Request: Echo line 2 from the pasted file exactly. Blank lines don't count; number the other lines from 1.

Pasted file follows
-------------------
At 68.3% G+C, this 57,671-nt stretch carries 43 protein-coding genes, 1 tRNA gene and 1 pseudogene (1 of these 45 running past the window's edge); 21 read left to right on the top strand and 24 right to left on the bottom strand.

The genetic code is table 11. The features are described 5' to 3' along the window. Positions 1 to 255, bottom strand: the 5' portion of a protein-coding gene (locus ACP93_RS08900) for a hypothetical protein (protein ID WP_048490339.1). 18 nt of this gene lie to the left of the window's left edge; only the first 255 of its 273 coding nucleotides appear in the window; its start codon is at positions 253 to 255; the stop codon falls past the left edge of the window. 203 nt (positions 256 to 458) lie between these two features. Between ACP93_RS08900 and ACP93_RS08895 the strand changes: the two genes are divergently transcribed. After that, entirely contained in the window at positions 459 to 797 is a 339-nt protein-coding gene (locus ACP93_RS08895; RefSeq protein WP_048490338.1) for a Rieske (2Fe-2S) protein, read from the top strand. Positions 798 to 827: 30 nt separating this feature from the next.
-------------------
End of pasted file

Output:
The genetic code is table 11. The features are described 5' to 3' along the window. Positions 1 to 255, bottom strand: the 5' portion of a protein-coding gene (locus ACP93_RS08900) for a hypothetical protein (protein ID WP_048490339.1). 18 nt of this gene lie to the left of the window's left edge; only the first 255 of its 273 coding nucleotides appear in the window; its start codon is at positions 253 to 255; the stop codon falls past the left edge of the window. 203 nt (positions 256 to 458) lie between these two features. Between ACP93_RS08900 and ACP93_RS08895 the strand changes: the two genes are divergently transcribed. After that, entirely contained in the window at positions 459 to 797 is a 339-nt protein-coding gene (locus ACP93_RS08895; RefSeq protein WP_048490338.1) for a Rieske (2Fe-2S) protein, read from the top strand. Positions 798 to 827: 30 nt separating this feature from the next.